Today was one of those days I didn’t get out as much as usual. From yesterday afternoon to evening I spend a considerable amount of time exploring and documenting my journey in Gwanghwamun, including the newly reconstructed Gwanghwamun Square. I walked toward the beautiful sky as the sun set over the Jongno 1(il)-ga, Jongno 2(i)-ga, and Jonggak Station area, where I continued to explore as many office workers set out to their favorite restaurants and bars to begin their weekends with friends, girlfriends/boyfriends, or colleagues.
I’ll be sharing some of my results in the upcoming days. For today’s journal, I’m continuing my chronological review of photography. I’m picking up from late August 2015 with a couple of photographs from Gyeongbokgung Palace.
Gyeongbokgung Palace Photograph #1
The first image I think looks quite good, despite being an older image. I can certainly tell that I have over-saturated the colors too much in post-production. The yellows, greens, reds, and blues are overdone quite a bit. Although the architecture looks really good that way, the Haitae statue is a little less attractive being saturated, and although rather small the saturation of the people on the bottom left of the image is quite distracting. These are all things that we learn as we gain more experience. Getting colors to appear natural and properly is a difficult task. It will require a good eye, and even stepping away from the image you’re editing to come back with a more objective approach to the editing process.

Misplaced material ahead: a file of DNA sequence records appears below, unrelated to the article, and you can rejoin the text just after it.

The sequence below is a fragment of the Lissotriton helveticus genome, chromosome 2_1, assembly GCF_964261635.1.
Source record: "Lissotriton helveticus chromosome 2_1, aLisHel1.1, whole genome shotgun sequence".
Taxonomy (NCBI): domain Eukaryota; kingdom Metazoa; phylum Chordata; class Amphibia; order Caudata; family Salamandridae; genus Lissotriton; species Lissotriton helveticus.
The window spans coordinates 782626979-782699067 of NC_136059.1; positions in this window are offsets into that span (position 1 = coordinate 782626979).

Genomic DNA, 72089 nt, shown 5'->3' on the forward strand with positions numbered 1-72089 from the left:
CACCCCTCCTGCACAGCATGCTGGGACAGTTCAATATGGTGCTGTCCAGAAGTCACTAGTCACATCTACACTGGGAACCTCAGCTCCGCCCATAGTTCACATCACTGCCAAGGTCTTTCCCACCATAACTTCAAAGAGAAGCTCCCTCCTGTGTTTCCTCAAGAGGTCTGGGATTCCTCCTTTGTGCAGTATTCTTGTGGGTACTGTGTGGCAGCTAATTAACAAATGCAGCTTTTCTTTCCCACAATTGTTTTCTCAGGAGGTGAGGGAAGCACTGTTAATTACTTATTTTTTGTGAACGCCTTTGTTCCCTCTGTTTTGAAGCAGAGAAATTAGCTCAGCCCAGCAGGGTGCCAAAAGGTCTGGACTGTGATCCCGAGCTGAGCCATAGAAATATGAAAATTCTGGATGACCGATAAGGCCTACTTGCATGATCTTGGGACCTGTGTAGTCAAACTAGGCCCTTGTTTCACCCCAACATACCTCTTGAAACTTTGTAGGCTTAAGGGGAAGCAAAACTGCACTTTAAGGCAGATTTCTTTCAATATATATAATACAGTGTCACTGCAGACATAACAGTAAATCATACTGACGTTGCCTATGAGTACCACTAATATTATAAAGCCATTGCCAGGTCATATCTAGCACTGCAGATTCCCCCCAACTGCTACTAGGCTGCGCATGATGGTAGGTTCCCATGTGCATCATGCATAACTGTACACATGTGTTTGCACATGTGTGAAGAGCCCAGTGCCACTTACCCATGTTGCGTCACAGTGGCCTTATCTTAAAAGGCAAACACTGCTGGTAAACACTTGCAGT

Gyeongbokgung Palace Photograph #2
My comments on the first image also apply equally to the next image. The saturation is a little overdone! Although I do love the appearance of these trees and lotus leaves on the water, a more balanced approach to editing the color would have been better in my opinion.
Gyeongbokgung Palace Photograph #3
I am very proud of the following image. There are flaws of course, but I still see something very special in the photograph, something that I think is very important for any photographer. That is to really ‘work the scene’ of whatever you’re photographing. You can take that main photograph, the straight-forward, plain, direct, postcard shot. But then make sure you spend the time to play around and observe your surroundings. Consider the foreground, the background, and any additional elements that may add to the photograph. Although I photographed this image so long ago, I can see that even back then I was starting to get into the habit of doing that. I captured this beautiful image with the tree in the foreground and the pavilion in the background. I’m surprised to look back and find this type of image and it brings me much joy.